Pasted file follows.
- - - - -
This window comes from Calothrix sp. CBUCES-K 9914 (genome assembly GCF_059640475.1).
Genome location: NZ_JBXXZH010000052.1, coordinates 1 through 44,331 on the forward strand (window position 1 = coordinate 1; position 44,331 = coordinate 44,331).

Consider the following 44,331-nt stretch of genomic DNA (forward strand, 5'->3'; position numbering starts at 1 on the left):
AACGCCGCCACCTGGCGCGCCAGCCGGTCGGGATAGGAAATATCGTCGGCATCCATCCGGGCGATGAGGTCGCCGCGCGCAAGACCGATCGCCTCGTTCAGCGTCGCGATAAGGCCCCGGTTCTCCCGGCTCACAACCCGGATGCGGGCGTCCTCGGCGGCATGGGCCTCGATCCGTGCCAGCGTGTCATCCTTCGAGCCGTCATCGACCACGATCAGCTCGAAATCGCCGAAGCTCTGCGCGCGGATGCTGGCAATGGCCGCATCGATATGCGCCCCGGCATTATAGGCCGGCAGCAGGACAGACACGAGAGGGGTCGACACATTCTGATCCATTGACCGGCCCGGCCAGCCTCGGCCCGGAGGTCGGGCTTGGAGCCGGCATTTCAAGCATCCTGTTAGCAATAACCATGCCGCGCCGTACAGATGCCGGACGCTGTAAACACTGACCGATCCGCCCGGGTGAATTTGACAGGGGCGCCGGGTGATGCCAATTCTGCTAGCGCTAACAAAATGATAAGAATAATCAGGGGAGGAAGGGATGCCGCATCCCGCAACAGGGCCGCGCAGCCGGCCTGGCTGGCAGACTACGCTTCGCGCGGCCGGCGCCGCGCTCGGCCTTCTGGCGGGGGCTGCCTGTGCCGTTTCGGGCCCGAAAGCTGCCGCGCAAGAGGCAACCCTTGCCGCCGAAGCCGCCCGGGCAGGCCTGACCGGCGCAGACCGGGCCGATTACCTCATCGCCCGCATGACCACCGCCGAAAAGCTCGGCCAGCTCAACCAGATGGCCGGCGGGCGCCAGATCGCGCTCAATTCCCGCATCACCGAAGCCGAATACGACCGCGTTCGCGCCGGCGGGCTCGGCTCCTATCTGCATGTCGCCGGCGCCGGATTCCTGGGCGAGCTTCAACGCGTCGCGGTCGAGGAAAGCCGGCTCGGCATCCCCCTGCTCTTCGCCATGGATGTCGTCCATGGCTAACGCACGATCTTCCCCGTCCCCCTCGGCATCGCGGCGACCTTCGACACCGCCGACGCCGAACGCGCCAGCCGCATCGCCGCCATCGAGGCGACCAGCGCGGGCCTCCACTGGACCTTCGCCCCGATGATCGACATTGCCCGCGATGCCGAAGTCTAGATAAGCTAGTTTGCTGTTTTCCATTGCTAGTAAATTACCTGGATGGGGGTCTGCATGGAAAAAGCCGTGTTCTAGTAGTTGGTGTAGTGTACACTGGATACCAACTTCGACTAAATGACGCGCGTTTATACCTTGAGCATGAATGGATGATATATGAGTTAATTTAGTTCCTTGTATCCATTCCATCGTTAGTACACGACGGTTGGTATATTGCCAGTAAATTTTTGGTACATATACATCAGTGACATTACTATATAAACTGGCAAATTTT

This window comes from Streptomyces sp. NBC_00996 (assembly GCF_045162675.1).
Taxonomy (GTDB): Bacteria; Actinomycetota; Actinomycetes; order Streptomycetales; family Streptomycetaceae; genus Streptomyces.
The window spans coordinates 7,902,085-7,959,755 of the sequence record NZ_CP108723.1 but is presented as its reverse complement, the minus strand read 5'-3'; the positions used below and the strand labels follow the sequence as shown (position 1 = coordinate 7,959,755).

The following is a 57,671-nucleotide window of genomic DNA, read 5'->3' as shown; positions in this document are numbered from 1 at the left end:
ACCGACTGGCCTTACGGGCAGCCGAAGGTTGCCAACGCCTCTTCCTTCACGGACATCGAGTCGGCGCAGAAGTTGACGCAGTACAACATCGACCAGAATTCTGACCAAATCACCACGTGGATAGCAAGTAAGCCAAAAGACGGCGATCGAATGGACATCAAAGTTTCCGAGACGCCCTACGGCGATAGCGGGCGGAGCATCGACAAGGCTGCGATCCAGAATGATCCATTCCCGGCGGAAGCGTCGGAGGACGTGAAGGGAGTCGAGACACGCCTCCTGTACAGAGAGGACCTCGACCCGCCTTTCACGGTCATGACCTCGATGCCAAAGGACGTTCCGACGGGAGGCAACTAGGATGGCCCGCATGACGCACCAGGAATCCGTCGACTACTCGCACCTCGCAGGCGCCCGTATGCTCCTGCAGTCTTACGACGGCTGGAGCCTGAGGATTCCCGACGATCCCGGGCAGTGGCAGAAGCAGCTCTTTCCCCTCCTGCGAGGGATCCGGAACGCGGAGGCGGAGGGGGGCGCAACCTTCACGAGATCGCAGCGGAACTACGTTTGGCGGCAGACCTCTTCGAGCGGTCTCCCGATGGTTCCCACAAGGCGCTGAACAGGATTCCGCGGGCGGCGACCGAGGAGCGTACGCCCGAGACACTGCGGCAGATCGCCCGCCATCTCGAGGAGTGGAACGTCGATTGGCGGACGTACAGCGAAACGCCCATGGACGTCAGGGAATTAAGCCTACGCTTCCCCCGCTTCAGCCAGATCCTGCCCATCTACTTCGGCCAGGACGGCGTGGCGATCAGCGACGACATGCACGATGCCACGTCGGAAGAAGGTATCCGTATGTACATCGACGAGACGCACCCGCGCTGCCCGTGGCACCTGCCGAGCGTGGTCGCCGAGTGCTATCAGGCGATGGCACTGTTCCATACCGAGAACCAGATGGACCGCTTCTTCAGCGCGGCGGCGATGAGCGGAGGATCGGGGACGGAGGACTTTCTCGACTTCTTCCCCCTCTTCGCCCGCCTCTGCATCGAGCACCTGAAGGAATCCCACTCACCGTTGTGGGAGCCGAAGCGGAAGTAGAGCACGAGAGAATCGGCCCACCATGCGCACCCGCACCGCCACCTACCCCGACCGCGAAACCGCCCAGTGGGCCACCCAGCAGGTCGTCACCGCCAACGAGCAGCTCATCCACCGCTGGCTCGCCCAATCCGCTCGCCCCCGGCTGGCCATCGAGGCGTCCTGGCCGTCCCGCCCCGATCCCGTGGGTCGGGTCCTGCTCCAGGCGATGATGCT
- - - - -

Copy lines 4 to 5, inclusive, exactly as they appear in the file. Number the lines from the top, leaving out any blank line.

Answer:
AACGCCGCCACCTGGCGCGCCAGCCGGTCGGGATAGGAAATATCGTCGGCATCCATCCGGGCGATGAGGTCGCCGCGCGCAAGACCGATCGCCTCGTTCAGCGTCGCGATAAGGCCCCGGTTCTCCCGGCTCACAACCCGGATGCGGGCGTCCTCGGCGGCATGGGCCTCGATCCGTGCCAGCGTGTCATCCTTCGAGCCGTCATCGACCACGATCAGCTCGAAATCGCCGAAGCTCTGCGCGCGGATGCTGGCAATGGCCGCATCGATATGCGCCCCGGCATTATAGGCCGGCAGCAGGACAGACACGAGAGGGGTCGACACATTCTGATCCATTGACCGGCCCGGCCAGCCTCGGCCCGGAGGTCGGGCTTGGAGCCGGCATTTCAAGCATCCTGTTAGCAATAACCATGCCGCGCCGTACAGATGCCGGACGCTGTAAACACTGACCGATCCGCCCGGGTGAATTTGACAGGGGCGCCGGGTGATGCCAATTCTGCTAGCGCTAACAAAATGATAAGAATAATCAGGGGAGGAAGGGATGCCGCATCCCGCAACAGGGCCGCGCAGCCGGCCTGGCTGGCAGACTACGCTTCGCGCGGCCGGCGCCGCGCTCGGCCTTCTGGCGGGGGCTGCCTGTGCCGTTTCGGGCCCGAAAGCTGCCGCGCAAGAGGCAACCCTTGCCGCCGAAGCCGCCCGGGCAGGCCTGACCGGCGCAGACCGGGCCGATTACCTCATCGCCCGCATGACCACCGCCGAAAAGCTCGGCCAGCTCAACCAGATGGCCGGCGGGCGCCAGATCGCGCTCAATTCCCGCATCACCGAAGCCGAATACGACCGCGTTCGCGCCGGCGGGCTCGGCTCCTATCTGCATGTCGCCGGCGCCGGATTCCTGGGCGAGCTTCAACGCGTCGCGGTCGAGGAAAGCCGGCTCGGCATCCCCCTGCTCTTCGCCATGGATGTCGTCCATGGCTAACGCACGATCTTCCCCGTCCCCCTCGGCATCGCGGCGACCTTCGACACCGCCGACGCCGAACGCGCCAGCCGCATCGCCGCCATCGAGGCGACCAGCGCGGGCCTCCACTGGACCTTCGCCCCGATGATCGACATTGCCCGCGATGCCGAAGTCTAGATAAGCTAGTTTGCTGTTTTCCATTGCTAGTAAATTACCTGGATGGGGGTCTGCATGGAAAAAGCCGTGTTCTAGTAGTTGGTGTAGTGTACACTGGATACCAACTTCGACTAAATGACGCGCGTTTATACCTTGAGCATGAATGGATGATATATGAGTTAATTTAGTTCCTTGTATCCATTCCATCGTTAGTACACGACGGTTGGTATATTGCCAGTAAATTTTTGGTACATATACATCAGTGACATTACTATATAAACTGGCAAATTTT

This window comes from Streptomyces sp. NBC_00996 (assembly GCF_045162675.1).